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Great Plan Here

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  • Great Plan Here

    This is a really good plan, even though I have not built this yet, maybe some of you have seen this plan, but I'm sure there are others who will love this. I do not have room in my shop right now, but when I do make the room, I am building this one. I'm really impressed with it, but like all plans I'm sure I'll change or add something. If someone has built this, how about sharing your experience about it... Enjoy...
    Attached Files
    Great Link for a Construction Owner/Tradesmen, and just say Garager sent you....

    A good climbing rope will last you 3 to 5 years, a bad climbing rope will last you a life time !!!

  • #2
    Re: Great Plan Here

    Wow!!! That is really nifty. Thanks for sharing that, Garager. Just the kind of thing I need. I've been considering building a tortion box, but that is just the bee's knees!
    I put it all back together better than before. There\'s lots of leftover parts.


    • #3
      Re: Great Plan Here

      That looks very useful for a small garage shop like my own. Unfortunately I just built two large pieces for essentially the same kind of function. Mine are not nearly as inventive but they are done and in use.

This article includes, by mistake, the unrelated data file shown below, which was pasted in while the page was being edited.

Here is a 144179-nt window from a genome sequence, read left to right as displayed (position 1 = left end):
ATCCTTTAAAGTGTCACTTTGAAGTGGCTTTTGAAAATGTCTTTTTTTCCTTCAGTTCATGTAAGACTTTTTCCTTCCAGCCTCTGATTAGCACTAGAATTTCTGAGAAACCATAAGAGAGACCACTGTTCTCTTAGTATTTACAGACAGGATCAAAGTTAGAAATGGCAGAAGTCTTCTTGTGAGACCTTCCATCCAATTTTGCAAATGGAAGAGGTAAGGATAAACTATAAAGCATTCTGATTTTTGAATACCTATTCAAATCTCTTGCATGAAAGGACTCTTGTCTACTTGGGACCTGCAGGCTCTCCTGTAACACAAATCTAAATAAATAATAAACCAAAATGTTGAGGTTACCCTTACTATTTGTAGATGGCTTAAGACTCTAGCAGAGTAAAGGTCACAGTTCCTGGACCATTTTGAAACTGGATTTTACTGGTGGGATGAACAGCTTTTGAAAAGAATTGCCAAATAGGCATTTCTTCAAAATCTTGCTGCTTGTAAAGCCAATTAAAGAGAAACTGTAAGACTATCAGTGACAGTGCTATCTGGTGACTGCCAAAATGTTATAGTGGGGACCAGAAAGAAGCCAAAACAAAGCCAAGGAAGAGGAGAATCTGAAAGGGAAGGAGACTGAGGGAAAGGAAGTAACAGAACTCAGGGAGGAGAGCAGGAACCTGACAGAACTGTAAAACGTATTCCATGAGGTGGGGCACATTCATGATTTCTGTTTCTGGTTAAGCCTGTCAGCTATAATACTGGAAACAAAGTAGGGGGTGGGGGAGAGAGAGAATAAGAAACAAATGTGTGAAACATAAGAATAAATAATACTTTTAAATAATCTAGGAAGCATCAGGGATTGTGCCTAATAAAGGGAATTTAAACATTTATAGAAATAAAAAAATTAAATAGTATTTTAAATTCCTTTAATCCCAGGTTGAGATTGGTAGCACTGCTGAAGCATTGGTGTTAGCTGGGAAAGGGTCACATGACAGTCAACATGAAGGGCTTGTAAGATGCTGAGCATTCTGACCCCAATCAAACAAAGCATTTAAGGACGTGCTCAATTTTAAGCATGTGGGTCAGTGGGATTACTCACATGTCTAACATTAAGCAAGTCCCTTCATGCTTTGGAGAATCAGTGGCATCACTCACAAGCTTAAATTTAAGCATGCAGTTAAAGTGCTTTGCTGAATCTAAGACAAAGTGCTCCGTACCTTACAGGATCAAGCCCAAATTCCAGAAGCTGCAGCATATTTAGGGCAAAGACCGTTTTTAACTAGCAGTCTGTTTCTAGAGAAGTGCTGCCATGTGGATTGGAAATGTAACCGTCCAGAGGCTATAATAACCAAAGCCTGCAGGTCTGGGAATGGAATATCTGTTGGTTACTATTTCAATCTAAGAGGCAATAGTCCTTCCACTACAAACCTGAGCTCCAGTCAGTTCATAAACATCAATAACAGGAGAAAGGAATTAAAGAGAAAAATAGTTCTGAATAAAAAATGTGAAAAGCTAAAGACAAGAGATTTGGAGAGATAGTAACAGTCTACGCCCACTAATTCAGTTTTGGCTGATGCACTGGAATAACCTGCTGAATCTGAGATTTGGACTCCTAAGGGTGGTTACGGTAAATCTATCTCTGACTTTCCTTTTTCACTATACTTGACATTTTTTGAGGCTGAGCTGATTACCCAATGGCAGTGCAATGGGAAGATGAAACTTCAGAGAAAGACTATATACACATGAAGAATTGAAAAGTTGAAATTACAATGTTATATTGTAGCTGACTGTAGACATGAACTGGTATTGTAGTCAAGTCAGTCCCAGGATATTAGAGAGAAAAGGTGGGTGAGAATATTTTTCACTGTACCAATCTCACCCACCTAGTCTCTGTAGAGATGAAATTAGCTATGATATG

One thing comes to mind though. It looks like there would be space saved by the multifuntionality (is that even a word?) of the piece. On the flip side, changing over for each operation seems like it would be time consuming vs. the space saved in having separate stations.
      Stay well and play well.


      • #4
        Re: Great Plan Here

        I read the first dozen pages or so. I noticed when building the torsion box they say to build the carcass first and use it as a work surface for getting the torsion flat, but I didn't see any place where they give you instruction on leveling the carcass to create that flat, level surface to work on.

        If your floor is not flat, and how many garage floors will be, you should take a good level and using one corner of the carcass as a control point shim the remaining corners until the top surface is level and flat. Then fill in along the bottom edges as necessary to provide additional support to ensure it does not rack when you put the torsion box and all those concrete blocks on top that they use to weigh down the top.

        If your floor is not flat and level and you build your torsion box on it then when you glue the second skin on whatever twist or distortion is present will be locked in by the second skin. Up to that point with only the first skin and the internal framing there is enough flex to allow the assembly to twist which you don't want when you are all done.

        I think the levelers could have used a little more thought, there are plenty of decent leveling legs available from Rockler and elsewhere.
        Last edited by Bob D.; 03-10-2007, 07:38 AM.
        "It's a table saw, do you know where your fingers are?" Bob D. 2006


        1/20/2017 - The Beginning of a new Error